SCR working A-OK on Mack refuse trucks

LAS VEGAS — Skeptics wondering where all the new SCR hardware is going to fit on vocational and specialty trucks with precious real estate to spare have little to fear, says Mack Trucks.

Real-world field tests of Mack refuse trucks equipped with selective catalytic reduction (SCR) continue to demonstrate the durability, effectiveness and performance, says the company, which discussed these results during the WasteExpo 2009 in Las Vegas. 

In addition to enhancing fuel economy and overall vehicle performance, Mack SCR aftertreatment significantly reduces active regenerations of the diesel particulate filters (DPF), increasing productivity. In over-the-road applications, Mack (and parent OEM Volvo) has completely eliminated active DPF regeneration.

"We now have more than 3 million miles of customer test experience with SCR and the results reinforce our confidence that 2010 delivers increased fuel economy, lower operational costs and a continuation of Mack’s legendary durability,” said Dennis R. Slagle, Mack president and CEO.

Refuse customers operating trucks with Mack MP series engines have not experienced any issues involving the diesel exhaust fluid (DEF) used in SCR, or any other component of the technology. Test units have been placed with refuse fleets in a variety of environments for evaluation, including high altitude, severe winter weather and hot, humid summer conditions.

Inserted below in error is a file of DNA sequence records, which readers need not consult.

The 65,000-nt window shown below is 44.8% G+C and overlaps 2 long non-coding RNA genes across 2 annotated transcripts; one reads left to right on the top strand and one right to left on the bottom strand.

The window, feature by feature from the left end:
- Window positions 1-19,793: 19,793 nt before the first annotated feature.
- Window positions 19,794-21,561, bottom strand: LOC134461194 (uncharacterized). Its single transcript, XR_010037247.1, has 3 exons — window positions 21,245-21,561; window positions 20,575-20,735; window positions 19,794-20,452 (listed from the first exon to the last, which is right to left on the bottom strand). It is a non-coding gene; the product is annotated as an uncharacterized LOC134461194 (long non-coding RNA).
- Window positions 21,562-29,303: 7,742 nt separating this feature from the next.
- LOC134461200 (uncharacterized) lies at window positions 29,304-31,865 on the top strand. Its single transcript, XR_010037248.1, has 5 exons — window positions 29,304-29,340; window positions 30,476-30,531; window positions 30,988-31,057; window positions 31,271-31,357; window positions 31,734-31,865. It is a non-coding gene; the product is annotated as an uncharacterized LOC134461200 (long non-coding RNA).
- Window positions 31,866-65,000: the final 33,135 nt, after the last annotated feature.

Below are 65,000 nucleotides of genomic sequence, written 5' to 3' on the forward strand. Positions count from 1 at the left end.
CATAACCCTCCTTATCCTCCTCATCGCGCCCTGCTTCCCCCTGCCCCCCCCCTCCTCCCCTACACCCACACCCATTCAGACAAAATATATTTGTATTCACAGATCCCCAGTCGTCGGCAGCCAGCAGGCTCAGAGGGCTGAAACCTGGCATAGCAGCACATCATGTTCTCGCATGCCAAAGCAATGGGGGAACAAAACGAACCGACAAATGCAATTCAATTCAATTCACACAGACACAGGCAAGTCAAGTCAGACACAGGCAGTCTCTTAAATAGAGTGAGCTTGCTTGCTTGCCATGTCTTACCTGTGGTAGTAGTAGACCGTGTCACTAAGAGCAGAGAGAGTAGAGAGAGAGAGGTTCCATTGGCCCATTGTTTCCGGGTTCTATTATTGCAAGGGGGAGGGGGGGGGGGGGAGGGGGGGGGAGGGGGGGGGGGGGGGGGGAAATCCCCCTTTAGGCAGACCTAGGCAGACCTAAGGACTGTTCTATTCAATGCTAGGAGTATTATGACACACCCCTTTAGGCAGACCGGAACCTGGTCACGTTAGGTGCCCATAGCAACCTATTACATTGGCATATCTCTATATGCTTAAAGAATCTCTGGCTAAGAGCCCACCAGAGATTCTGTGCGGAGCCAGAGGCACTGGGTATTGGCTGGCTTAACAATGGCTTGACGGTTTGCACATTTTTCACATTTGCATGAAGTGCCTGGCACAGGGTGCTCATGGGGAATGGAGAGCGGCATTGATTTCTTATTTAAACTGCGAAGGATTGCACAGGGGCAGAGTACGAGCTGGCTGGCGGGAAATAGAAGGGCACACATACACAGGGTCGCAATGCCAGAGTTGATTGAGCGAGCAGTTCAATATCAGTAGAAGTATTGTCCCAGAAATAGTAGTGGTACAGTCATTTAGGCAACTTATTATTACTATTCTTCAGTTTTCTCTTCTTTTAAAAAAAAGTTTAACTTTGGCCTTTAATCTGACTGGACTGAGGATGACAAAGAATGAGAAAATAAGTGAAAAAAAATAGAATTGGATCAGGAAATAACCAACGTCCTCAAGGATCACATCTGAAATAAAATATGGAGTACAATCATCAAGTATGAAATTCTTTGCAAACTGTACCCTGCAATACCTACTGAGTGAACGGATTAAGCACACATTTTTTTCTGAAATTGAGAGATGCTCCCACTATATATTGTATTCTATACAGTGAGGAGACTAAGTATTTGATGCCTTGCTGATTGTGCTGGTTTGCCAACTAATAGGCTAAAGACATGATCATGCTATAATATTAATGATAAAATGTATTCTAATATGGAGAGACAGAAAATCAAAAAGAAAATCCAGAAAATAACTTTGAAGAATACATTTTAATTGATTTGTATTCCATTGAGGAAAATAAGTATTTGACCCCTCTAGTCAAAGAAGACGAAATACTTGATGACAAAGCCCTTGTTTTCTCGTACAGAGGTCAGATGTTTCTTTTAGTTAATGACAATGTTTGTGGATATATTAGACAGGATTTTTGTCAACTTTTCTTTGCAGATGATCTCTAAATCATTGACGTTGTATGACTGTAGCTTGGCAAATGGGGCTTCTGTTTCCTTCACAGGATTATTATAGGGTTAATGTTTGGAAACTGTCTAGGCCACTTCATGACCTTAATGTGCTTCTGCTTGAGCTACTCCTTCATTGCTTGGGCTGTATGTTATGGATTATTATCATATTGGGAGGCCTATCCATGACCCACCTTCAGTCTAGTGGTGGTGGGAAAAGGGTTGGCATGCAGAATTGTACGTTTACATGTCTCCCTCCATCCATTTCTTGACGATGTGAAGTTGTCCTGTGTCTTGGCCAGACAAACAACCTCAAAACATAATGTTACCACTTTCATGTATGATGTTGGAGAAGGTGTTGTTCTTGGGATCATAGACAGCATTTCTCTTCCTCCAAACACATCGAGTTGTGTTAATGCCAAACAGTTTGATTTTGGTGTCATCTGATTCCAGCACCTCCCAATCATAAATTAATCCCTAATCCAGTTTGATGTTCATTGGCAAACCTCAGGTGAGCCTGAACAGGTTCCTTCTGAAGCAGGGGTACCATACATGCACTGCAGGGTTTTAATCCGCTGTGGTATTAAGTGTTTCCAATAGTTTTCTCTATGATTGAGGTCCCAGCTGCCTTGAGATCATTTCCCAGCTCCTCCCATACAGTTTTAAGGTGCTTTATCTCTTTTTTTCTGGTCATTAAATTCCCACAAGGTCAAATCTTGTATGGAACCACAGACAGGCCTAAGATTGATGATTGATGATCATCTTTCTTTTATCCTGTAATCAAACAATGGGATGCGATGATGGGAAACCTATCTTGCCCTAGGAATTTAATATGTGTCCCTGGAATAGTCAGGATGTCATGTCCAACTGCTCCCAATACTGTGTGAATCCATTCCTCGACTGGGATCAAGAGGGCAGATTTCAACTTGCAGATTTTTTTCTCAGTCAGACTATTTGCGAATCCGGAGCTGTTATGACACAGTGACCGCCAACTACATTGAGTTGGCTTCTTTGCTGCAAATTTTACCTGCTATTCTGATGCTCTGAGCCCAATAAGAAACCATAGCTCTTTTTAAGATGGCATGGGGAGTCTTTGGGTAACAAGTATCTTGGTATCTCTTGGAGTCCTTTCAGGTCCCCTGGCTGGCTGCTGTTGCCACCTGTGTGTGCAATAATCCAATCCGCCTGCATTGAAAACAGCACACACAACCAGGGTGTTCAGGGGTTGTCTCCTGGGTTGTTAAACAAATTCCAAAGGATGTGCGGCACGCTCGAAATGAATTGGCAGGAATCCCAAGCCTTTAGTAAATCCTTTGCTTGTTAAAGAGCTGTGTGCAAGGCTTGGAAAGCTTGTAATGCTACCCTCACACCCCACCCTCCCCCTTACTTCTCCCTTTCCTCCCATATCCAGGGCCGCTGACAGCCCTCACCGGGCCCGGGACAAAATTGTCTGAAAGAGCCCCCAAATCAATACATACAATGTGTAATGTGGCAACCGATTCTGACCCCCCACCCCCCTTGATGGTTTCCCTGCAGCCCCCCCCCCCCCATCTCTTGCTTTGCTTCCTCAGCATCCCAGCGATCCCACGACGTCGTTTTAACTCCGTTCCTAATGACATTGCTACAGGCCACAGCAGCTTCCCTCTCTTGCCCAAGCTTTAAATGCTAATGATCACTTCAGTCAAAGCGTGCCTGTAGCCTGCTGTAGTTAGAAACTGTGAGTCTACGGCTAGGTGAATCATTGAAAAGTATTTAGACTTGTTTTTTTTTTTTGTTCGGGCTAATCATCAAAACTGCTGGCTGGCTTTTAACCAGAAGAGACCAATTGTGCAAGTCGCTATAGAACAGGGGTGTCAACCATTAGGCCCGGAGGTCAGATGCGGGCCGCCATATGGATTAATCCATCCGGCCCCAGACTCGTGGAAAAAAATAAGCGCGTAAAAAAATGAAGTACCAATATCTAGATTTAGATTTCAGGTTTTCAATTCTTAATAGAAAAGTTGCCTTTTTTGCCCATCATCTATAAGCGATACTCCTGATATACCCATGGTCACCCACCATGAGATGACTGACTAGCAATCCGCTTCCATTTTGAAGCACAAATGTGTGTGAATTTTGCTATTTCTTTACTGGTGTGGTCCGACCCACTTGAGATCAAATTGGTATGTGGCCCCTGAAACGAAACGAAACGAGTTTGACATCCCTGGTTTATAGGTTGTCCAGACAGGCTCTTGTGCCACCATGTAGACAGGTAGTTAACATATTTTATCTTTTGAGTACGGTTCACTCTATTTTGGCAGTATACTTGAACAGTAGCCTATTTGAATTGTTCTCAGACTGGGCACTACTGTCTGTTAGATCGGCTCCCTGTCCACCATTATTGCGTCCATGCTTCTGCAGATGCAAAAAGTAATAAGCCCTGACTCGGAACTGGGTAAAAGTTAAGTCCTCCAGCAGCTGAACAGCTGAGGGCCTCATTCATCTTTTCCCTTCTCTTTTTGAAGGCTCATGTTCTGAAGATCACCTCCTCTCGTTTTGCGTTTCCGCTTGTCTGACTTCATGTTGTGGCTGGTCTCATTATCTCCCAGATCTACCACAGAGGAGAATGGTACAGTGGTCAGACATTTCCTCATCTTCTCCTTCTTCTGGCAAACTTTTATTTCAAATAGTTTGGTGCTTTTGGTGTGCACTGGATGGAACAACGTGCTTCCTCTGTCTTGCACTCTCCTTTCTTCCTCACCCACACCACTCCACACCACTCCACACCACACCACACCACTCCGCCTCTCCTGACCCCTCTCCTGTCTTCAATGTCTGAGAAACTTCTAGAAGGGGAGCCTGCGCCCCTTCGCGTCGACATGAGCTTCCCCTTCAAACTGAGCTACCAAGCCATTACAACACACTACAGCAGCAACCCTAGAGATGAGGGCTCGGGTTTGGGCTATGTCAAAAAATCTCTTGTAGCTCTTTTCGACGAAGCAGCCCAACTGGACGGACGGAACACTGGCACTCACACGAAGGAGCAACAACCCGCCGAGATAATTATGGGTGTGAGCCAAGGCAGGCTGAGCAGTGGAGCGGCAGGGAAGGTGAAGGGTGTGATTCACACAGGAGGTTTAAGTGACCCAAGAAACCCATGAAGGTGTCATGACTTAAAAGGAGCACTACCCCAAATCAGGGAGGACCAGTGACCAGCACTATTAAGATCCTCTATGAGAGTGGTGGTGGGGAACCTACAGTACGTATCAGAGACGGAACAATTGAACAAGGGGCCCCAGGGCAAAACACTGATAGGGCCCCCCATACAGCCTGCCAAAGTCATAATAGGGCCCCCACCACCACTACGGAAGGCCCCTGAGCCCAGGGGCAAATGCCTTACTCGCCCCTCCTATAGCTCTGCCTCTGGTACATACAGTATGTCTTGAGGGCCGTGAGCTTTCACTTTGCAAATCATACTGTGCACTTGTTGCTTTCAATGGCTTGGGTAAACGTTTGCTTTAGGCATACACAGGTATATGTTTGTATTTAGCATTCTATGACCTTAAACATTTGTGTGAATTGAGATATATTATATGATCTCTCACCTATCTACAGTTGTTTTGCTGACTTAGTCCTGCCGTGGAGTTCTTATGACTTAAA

"So far, field reports on our Mack test units have been very positive," said Roy Svehla, senior manager, fleet maintenance for Republic Services. "Overall, the truck has performed very well both from a maintenance and operational perspective."

"I feel that we are much further ahead for EPA’10 than we were at this time for EPA ’07,” Svehla said. "I think Mack has a very good handle on the integration of the 2010 technology with its trucks."

At the same event, the company also unveiled TerraPro electric hybrid and natural gas powered refuse trucks.

The hybrid is the first production-intent parallel diesel-electric hybrid truck in the U.S. designed specifically for class 8 heavy-duty applications. The latter truck is the Mack Low Entry model, which is now available for order with heavy-duty natural gas engines supplied by Cummins Westport. The TerraPro Cabover model will be available later. The 9-liter, ISL G engine is rated at 320 hp, can use compressed (CNG) or liquefied natural gas (LNG), and has a three-way catalytic converter to meet EPA’10 emissions standards.



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